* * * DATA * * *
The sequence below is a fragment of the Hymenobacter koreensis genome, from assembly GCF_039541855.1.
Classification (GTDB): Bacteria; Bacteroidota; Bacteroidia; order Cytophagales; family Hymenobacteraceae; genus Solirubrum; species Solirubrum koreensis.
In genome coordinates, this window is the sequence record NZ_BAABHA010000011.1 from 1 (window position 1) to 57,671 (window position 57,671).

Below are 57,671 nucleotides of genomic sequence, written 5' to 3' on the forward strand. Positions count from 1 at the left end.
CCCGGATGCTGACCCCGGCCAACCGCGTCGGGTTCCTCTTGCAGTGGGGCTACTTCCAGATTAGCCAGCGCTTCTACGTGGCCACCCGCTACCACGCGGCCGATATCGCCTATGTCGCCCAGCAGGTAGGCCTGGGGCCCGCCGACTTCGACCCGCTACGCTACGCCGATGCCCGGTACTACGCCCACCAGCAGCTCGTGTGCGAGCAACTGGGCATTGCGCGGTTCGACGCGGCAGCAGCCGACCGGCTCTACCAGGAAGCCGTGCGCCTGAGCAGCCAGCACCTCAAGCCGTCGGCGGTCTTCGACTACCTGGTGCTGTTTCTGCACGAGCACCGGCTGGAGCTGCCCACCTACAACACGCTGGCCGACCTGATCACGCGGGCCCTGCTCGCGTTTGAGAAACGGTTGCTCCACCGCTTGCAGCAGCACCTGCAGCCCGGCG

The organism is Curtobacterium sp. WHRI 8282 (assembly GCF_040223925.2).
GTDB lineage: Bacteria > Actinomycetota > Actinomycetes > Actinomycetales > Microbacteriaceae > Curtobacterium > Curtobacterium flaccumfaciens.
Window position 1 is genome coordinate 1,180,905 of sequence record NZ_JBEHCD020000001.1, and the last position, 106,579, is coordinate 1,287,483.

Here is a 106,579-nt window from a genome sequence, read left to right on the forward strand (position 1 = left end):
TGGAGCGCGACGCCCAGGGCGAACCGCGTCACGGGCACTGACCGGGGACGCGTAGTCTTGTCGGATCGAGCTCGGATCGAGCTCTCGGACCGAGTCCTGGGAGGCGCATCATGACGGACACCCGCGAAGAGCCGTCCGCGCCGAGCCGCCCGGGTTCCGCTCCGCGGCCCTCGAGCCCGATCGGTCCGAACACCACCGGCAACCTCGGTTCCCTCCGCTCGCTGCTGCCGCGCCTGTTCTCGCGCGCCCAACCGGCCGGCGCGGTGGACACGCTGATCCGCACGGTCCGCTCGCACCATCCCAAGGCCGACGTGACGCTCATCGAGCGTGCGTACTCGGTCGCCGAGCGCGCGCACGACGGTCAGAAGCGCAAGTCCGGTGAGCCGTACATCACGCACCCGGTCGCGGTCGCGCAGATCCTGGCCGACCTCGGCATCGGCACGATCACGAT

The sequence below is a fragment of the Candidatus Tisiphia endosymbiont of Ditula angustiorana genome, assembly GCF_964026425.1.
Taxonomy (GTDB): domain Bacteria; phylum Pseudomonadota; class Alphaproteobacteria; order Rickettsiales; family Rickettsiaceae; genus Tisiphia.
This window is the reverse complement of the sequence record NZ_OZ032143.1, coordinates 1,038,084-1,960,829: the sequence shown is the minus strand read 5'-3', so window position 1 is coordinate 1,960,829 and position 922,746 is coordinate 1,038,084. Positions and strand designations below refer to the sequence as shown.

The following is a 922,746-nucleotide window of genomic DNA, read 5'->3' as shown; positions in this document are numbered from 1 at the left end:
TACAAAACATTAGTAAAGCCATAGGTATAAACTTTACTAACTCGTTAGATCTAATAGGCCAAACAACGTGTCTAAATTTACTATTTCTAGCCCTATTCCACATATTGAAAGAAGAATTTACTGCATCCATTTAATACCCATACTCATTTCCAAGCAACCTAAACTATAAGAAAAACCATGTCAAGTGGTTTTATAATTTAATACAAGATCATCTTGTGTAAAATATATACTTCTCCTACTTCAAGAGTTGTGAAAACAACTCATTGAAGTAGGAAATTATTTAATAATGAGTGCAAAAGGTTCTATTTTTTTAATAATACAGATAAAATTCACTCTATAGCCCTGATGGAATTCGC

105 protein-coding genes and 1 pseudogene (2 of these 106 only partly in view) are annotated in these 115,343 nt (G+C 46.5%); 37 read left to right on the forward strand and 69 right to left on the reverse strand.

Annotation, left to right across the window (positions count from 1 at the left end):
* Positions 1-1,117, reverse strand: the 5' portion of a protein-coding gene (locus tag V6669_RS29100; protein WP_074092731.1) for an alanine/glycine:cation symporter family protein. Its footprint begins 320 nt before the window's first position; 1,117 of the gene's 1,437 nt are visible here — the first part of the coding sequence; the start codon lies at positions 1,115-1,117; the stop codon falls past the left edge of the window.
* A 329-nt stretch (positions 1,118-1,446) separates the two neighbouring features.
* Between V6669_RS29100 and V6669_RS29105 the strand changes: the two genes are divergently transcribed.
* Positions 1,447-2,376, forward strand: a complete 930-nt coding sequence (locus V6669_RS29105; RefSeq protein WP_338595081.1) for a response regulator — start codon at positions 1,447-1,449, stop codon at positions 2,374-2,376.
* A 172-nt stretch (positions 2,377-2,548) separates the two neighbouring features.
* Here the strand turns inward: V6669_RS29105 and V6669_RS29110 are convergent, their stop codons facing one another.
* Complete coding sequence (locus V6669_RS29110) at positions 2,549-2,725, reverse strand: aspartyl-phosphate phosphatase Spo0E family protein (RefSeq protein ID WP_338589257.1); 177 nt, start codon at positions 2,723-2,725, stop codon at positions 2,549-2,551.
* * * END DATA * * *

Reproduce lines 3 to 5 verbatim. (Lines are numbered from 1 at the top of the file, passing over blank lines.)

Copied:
In genome coordinates, this window is the sequence record NZ_BAABHA010000011.1 from 1 (window position 1) to 57,671 (window position 57,671).

Below are 57,671 nucleotides of genomic sequence, written 5' to 3' on the forward strand. Positions count from 1 at the left end.
CCCGGATGCTGACCCCGGCCAACCGCGTCGGGTTCCTCTTGCAGTGGGGCTACTTCCAGATTAGCCAGCGCTTCTACGTGGCCACCCGCTACCACGCGGCCGATATCGCCTATGTCGCCCAGCAGGTAGGCCTGGGGCCCGCCGACTTCGACCCGCTACGCTACGCCGATGCCCGGTACTACGCCCACCAGCAGCTCGTGTGCGAGCAACTGGGCATTGCGCGGTTCGACGCGGCAGCAGCCGACCGGCTCTACCAGGAAGCCGTGCGCCTGAGCAGCCAGCACCTCAAGCCGTCGGCGGTCTTCGACTACCTGGTGCTGTTTCTGCACGAGCACCGGCTGGAGCTGCCCACCTACAACACGCTGGCCGACCTGATCACGCGGGCCCTGCTCGCGTTTGAGAAACGGTTGCTCCACCGCTTGCAGCAGCACCTGCAGCCCGGCG